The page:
I want to talk about being an athlete. Not as fans see me. Not as opponents see me. But, as I see me. The tragic death of Kobe Bryant, his daughter Gigi and the seven others has taken me to a deeper level…unfortunately an abundance of sadness and grief…and yet, maybe deeper, what it means to be an athlete.
When I was put on injury reserve my senior year at Stanford, couldn’t play because my toss from the pitcher’s mound to home plate, 60’6” in measurement, never went past 30 feet. Sure. It was devastating. My senior year. I could suit up but I couldn’t play.
The injury was my fault. I tried to get a third strike on a batter who had fouled 4 straight pitches on a 3-2 count. My last pitch was my fastest…even though we didn’t have radar measurement, I knew it was my fastest. The batter took it, STRIKE THREE!
I didn’t know it was my last pitch for the Stanford Nine.
I didn’t say anything. Went to the bench, but my arm—left arm since my father at the age of 7 put my first baseball glove on my right hand—was dead.
Went out for the next inning and my first warm-up pitch barely made it 30 feet to home plate.
The diagnosing doctor said only time would heal. Surgery couldn’t repair the torn nerve casing in my arm. Well, being a philosophical wag I also knew that time could wound.
Did come back that summer and discovered I could pitch again…for Archer Blower, a semi-professional baseball team in Portland, Oregon.
And then. I did make my last pitch, much more memorable than the last Stanford pitch…in a semi-final game for the National Semi-Professional Baseball World Series in Battle Creek, Michigan.
We won, 4-3. I pitched seven innings and Tom Becic, a guy who could really pitch, finished the game.
We won the next game for the championship.
I laid up my glove.
In remembering that, as I ponder the tragedy of Kobe Bryant’s death, I realized something else.
More than reading the teared-up tributes from other athletes.
It struck me…athletes have a special bond. Because we know what’s demanded of us, way inside.
And the best athletes I know…even some college teammates who achieved Professional Baseball success…and yes, I tip my hat to Jim Lonborg who pitched for the Red Sox in a World Series…we know the challenge and great joy in being an athlete.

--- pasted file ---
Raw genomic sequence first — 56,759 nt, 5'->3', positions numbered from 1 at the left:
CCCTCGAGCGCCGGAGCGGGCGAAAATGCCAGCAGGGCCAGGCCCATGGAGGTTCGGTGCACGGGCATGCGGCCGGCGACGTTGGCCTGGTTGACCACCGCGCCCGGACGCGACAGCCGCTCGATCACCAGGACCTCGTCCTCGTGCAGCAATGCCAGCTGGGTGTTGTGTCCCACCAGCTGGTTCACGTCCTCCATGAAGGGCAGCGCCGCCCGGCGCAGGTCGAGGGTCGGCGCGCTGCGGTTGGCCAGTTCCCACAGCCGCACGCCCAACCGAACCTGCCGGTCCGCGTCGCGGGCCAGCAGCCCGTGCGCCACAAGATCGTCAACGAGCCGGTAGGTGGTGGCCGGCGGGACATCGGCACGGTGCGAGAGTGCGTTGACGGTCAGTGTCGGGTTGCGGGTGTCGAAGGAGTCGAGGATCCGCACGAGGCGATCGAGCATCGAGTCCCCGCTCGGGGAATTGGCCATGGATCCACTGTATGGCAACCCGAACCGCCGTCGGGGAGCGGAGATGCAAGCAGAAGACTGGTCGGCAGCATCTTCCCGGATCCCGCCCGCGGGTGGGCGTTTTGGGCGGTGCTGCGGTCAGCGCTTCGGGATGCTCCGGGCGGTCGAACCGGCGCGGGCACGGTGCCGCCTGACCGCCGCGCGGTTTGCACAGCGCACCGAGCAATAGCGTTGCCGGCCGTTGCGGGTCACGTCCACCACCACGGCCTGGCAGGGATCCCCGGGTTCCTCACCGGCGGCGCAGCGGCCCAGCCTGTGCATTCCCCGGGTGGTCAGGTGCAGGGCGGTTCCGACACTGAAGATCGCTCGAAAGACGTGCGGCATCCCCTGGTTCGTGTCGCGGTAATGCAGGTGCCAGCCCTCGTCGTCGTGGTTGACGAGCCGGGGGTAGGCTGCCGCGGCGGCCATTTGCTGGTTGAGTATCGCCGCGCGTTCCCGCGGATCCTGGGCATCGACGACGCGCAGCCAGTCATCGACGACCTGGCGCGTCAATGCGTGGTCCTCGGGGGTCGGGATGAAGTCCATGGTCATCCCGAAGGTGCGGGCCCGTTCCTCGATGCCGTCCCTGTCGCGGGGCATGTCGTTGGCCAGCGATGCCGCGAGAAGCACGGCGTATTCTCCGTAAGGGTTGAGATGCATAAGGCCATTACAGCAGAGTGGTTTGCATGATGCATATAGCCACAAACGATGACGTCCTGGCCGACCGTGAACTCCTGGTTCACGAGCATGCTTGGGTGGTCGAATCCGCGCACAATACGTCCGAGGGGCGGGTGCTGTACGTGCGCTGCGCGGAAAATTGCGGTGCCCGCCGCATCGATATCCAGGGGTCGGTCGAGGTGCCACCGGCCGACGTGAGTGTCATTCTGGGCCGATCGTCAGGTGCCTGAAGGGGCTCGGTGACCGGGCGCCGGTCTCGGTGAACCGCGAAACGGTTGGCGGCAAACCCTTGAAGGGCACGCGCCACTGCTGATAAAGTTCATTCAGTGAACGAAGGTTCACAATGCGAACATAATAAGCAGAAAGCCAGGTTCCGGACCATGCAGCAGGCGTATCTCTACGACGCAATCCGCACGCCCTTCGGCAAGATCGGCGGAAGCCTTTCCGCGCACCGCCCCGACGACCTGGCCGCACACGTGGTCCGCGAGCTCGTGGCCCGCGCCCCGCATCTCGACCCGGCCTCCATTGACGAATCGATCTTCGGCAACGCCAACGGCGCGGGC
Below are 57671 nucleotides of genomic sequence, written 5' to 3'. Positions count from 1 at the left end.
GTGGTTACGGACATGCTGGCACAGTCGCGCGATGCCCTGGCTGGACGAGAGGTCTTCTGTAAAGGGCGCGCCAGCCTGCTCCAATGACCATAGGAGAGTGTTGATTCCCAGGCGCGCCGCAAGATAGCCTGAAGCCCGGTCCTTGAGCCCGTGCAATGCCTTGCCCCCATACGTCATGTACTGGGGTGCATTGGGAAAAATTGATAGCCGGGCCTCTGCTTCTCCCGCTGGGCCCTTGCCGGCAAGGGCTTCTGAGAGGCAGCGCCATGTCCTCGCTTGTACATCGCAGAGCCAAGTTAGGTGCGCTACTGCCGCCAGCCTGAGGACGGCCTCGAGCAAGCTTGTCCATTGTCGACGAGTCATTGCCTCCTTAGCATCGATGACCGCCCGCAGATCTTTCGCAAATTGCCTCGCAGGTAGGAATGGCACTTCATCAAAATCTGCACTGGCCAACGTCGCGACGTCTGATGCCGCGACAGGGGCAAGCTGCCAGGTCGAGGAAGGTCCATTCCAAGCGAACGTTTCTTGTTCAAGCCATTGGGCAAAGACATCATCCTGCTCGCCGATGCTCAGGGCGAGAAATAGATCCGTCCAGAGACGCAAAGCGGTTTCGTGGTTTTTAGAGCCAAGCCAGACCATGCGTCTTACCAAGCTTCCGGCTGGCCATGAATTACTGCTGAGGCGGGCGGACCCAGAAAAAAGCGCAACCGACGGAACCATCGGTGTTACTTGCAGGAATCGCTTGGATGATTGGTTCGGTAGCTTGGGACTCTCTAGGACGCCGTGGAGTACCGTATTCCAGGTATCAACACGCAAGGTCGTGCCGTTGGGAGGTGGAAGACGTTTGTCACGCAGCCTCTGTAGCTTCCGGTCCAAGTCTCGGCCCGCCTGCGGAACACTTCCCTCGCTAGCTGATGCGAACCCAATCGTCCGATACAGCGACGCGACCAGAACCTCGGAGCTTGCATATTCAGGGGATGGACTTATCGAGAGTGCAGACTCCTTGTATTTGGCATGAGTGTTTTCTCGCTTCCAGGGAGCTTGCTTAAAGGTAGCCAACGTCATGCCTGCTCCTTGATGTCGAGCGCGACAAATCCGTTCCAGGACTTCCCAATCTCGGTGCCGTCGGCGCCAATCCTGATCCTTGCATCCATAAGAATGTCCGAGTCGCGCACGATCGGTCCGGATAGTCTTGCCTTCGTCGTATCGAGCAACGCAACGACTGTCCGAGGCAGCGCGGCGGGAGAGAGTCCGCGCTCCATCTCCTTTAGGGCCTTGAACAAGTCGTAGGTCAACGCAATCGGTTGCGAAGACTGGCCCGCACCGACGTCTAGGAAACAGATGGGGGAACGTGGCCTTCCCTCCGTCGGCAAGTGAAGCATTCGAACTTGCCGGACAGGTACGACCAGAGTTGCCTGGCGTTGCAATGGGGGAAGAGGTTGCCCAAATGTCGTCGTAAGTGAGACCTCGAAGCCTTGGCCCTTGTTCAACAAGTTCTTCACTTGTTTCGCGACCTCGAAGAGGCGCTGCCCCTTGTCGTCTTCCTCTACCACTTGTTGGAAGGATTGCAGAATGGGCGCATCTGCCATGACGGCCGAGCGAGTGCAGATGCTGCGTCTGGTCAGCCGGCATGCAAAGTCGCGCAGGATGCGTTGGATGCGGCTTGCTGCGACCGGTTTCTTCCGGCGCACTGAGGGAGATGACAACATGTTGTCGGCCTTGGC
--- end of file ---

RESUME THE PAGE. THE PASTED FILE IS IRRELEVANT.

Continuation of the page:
When I think of the “other athletes” in my life, I realize a special bonding. Yes, with them. But, even deeper. I realize the deep bonding I had—and in a way still have—within myself.
For the measurement of growth was how well I got better. How well I trained. Hey, running up those steps in the Stanford football stadium wasn’t a picnic. When I’d finish my third getting up those stairs, the final ten became higher, one to the next.
But, the real deal in the bonding of an athlete is how much within the self I gained strength and value.
And I knew…still know…how much I respect athletes…we have this special bonding, no matter our individual self.
Some have asked me a question I understand. Why didn’t I sign a professional baseball contract? After all, in 1962 when I graduated from college, eleven players for the Southern California Trojans signed baseball contracts. And in my junior year one of the Stanford Professors, who had been a Priest…and taught me how to write more effectively, urged me to become a professional baseball player before I attended seminary.
I remember what he said, “I bet, Mark, you play professional baseball and your sermons will get more attention.” Really? Probably not.
But, then he considered it his clincher, “Look at it this way. You have the same initials as Mickey Mantle.”
Ah, caring support!
And truth holding. In those days, signing a contract happened with great ease. Yes, I could have signed up with either the Dodgers or the Pirates. [Hey, Joanne, did I ever tell you this…your favorite team?}
But I didn’t.
Because…no drum-roll here…I wasn’t that good.
I had grown those four college years. But I knew that my skills had limits…and figured my future shouldn’t be cannon fodder for the next Mickey Mantle, no matter the matching initials.
Okay. I know this is lengthy. But, it’s my self-reflection upon the death of Kobe Bryant…and at least, even though I could never dunk a basketball…jumping high was not my gift—down deep I feel a bonding.
Because I am an athlete and I know what happens deep in the self…personal yes, but, bonding even more.